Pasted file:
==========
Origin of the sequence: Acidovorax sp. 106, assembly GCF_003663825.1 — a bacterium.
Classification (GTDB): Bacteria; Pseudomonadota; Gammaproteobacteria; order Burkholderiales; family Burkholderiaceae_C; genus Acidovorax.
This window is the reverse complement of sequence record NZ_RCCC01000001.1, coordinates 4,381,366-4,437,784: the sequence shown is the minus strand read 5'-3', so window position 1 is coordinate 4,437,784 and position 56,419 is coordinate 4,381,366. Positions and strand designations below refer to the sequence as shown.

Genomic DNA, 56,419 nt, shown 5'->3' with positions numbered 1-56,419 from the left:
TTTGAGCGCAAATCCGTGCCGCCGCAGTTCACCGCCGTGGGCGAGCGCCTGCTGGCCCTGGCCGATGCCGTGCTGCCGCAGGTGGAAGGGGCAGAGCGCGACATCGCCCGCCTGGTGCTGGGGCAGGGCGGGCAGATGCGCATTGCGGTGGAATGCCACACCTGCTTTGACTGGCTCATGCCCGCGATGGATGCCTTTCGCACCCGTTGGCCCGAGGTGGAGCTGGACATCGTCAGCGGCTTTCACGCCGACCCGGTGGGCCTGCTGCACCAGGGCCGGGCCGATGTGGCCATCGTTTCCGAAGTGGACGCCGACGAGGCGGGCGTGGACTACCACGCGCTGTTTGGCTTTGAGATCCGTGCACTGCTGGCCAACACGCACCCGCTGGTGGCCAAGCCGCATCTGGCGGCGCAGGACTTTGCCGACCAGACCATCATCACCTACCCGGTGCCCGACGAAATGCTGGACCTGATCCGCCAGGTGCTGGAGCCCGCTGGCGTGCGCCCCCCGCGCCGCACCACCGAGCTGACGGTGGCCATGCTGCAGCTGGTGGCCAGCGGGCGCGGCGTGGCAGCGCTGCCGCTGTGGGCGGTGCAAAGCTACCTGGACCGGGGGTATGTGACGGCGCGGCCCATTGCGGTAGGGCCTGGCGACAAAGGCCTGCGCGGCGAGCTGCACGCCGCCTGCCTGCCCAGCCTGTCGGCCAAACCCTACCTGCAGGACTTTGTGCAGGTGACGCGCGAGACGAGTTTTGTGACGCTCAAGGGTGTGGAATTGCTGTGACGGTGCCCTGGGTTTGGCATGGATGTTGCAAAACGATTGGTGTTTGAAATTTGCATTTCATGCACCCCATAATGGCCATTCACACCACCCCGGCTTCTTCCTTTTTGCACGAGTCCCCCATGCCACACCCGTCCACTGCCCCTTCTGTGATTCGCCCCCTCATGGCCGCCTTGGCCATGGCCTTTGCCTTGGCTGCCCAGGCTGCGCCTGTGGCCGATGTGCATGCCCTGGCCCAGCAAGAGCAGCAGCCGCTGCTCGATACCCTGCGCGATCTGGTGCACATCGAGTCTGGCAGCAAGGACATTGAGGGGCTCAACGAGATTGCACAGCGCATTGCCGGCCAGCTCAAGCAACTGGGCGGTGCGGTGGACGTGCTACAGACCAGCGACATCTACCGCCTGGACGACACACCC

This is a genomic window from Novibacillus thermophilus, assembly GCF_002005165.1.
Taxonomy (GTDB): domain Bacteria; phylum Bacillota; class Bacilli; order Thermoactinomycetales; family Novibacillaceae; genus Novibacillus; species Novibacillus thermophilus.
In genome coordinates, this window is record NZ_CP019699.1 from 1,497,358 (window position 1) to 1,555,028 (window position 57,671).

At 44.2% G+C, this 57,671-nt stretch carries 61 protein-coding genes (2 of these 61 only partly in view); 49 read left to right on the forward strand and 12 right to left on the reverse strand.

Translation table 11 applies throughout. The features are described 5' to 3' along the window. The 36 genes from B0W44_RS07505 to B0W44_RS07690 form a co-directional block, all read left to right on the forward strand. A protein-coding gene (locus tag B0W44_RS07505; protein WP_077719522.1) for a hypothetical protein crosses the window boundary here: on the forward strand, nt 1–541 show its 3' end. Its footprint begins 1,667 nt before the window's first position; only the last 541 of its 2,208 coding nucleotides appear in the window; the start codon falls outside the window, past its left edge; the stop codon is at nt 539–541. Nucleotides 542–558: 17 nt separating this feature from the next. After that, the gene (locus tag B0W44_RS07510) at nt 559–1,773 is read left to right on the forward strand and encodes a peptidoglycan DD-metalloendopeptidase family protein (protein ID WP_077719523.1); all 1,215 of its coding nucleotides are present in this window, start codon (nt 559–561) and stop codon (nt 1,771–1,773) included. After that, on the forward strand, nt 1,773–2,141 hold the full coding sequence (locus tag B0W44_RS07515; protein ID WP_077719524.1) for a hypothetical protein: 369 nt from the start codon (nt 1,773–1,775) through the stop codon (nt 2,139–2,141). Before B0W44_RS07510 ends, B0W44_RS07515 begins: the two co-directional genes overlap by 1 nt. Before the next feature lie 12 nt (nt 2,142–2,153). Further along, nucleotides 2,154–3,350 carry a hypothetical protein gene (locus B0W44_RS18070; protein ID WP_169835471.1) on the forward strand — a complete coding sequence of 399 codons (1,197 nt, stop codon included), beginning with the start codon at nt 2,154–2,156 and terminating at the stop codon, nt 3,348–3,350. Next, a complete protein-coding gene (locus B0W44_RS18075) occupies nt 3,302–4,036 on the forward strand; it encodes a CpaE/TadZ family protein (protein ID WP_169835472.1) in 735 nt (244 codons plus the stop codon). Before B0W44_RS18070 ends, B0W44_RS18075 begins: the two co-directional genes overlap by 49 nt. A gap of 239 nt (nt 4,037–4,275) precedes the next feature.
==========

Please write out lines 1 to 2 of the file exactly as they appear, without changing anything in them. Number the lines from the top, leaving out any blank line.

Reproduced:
Origin of the sequence: Acidovorax sp. 106, assembly GCF_003663825.1 — a bacterium.
Classification (GTDB): Bacteria; Pseudomonadota; Gammaproteobacteria; order Burkholderiales; family Burkholderiaceae_C; genus Acidovorax.